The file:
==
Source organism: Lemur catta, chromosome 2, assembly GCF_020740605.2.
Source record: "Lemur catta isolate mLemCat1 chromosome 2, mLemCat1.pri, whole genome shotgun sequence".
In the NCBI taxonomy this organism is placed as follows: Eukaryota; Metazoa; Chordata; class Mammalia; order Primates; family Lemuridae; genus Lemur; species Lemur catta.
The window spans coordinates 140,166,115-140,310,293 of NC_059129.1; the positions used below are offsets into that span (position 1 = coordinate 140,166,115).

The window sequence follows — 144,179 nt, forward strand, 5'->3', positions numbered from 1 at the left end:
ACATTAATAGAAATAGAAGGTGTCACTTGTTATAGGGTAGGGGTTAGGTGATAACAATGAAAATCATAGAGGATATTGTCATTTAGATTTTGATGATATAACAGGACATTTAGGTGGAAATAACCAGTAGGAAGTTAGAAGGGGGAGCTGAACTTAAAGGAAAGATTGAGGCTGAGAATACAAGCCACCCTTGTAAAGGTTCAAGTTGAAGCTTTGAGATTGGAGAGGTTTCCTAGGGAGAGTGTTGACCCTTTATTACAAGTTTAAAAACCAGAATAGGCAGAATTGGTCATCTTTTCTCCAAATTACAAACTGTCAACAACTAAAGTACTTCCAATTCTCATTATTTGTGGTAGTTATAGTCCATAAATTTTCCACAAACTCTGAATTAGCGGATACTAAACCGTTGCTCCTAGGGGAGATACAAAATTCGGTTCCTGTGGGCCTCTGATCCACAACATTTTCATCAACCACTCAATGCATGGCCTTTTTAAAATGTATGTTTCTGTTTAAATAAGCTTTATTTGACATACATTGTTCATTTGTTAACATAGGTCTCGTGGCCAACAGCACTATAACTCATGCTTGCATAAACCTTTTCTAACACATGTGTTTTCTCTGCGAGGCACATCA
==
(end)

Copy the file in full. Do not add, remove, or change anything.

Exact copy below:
Source organism: Lemur catta, chromosome 2, assembly GCF_020740605.2.
Source record: "Lemur catta isolate mLemCat1 chromosome 2, mLemCat1.pri, whole genome shotgun sequence".
In the NCBI taxonomy this organism is placed as follows: Eukaryota; Metazoa; Chordata; class Mammalia; order Primates; family Lemuridae; genus Lemur; species Lemur catta.
The window spans coordinates 140,166,115-140,310,293 of NC_059129.1; the positions used below are offsets into that span (position 1 = coordinate 140,166,115).

The window sequence follows — 144,179 nt, forward strand, 5'->3', positions numbered from 1 at the left end:
ACATTAATAGAAATAGAAGGTGTCACTTGTTATAGGGTAGGGGTTAGGTGATAACAATGAAAATCATAGAGGATATTGTCATTTAGATTTTGATGATATAACAGGACATTTAGGTGGAAATAACCAGTAGGAAGTTAGAAGGGGGAGCTGAACTTAAAGGAAAGATTGAGGCTGAGAATACAAGCCACCCTTGTAAAGGTTCAAGTTGAAGCTTTGAGATTGGAGAGGTTTCCTAGGGAGAGTGTTGACCCTTTATTACAAGTTTAAAAACCAGAATAGGCAGAATTGGTCATCTTTTCTCCAAATTACAAACTGTCAACAACTAAAGTACTTCCAATTCTCATTATTTGTGGTAGTTATAGTCCATAAATTTTCCACAAACTCTGAATTAGCGGATACTAAACCGTTGCTCCTAGGGGAGATACAAAATTCGGTTCCTGTGGGCCTCTGATCCACAACATTTTCATCAACCACTCAATGCATGGCCTTTTTAAAATGTATGTTTCTGTTTAAATAAGCTTTATTTGACATACATTGTTCATTTGTTAACATAGGTCTCGTGGCCAACAGCACTATAACTCATGCTTGCATAAACCTTTTCTAACACATGTGTTTTCTCTGCGAGGCACATCA